Further evidence against the hypothesis comes from rat models of depression. Rats bred to have a high genetic predisposition for depression have up to 8 times more serotonin in brain regions associated with anxiety disorders and clinical depression - the nucleus accumbens, prefrontal cortex, hippocampus, and hypothalamus - than controls. Chronic antidepressant treatment reduces serotonin to levels found in 'normal' rats. [2]

How antidepressants work is still a matter of debate. The most likely current theory is that they do so by stimulating Neurogenesis - the formation of new neurons, especially in the hippocampus, and encouraging increased nerve-fiber innervation between limbic structures and the forebrain.

It wouldn't matter how antidepressants work, just as long as they do, except that the 'chemical imbalance' theory is used to promote sales of the serotonin precursors L-Tryptophan and 5-HTP which not only can't work as advertised, but which, at least in the case of L-Tryptophan, may cause harm through the contaminate, Peak-X. Peak-X is though to trigger the immune system disorder Eosinophilia-myalgia syndrome (EMS). L-Tryptophan linked EMS caused the deaths of 37 people in the late 1980s and permanently damaged the health of another 1,500+.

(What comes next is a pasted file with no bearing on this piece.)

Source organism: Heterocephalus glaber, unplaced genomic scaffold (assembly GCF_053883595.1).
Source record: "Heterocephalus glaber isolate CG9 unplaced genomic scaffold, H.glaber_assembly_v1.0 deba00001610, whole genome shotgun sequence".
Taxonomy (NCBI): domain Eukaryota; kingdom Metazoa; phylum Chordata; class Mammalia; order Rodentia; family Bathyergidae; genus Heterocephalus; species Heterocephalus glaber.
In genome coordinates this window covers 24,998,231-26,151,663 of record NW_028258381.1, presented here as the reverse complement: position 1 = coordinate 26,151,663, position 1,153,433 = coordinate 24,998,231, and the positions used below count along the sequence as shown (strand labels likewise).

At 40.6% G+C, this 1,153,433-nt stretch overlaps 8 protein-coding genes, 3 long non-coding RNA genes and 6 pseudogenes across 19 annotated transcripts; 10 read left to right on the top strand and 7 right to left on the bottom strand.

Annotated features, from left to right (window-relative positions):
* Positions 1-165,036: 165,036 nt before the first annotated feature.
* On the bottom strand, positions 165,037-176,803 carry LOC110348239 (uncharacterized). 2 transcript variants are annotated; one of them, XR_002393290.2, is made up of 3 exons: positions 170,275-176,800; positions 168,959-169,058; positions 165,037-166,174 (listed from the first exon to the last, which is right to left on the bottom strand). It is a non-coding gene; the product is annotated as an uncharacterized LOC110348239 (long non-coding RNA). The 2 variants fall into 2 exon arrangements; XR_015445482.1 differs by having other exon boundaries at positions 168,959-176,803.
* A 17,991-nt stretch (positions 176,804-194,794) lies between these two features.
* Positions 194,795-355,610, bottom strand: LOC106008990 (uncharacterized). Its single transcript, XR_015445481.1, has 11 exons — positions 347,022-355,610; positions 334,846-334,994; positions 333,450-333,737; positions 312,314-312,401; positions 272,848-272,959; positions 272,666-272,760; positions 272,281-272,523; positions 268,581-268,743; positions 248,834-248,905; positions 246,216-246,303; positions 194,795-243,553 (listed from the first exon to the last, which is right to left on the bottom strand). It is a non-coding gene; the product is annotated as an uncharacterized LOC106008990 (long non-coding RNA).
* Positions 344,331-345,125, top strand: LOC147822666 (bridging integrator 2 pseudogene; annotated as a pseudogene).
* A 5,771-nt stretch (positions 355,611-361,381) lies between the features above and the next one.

Despite claims that Peak-X contamination was confined to a few batched produced by one manufacturer, Simat et al (1999) found markers for Peak-X in pharmaceutical grade L-Tryptophan on sale in Germany in 1998. See: http://tiny.cc/zkdsi

Best wishes

Ian


References:

[1] Bosker FJ, Tanke MAC, Jongsma ME, et al. (2010)
Biochemical and behavioral effects of long-term citalopram administration and discontinuation in rats: Role of serotonin synthesis.
Neurochemistry International 2010 Dec;57(8):948-957. [Abstract: http://tiny.cc/51jjg ]

New Rat Study: SSRIs Markedly Deplete Brain Serotonin - http://tiny.cc/0amwf

Honig G, Jongsma ME, van der Hart MC, Tecott LH. (2009)
Chronic citalopram administration causes a sustained suppression of serotonin synthesis in the mouse forebrain.
PLoS One. 2009 Aug 27;4(8):e6797. [Abstract: http://tiny.cc/uylyo ]

Bianchi M, Moser C, Lazzarini C, Vecchiato E, Crespi F. (2002)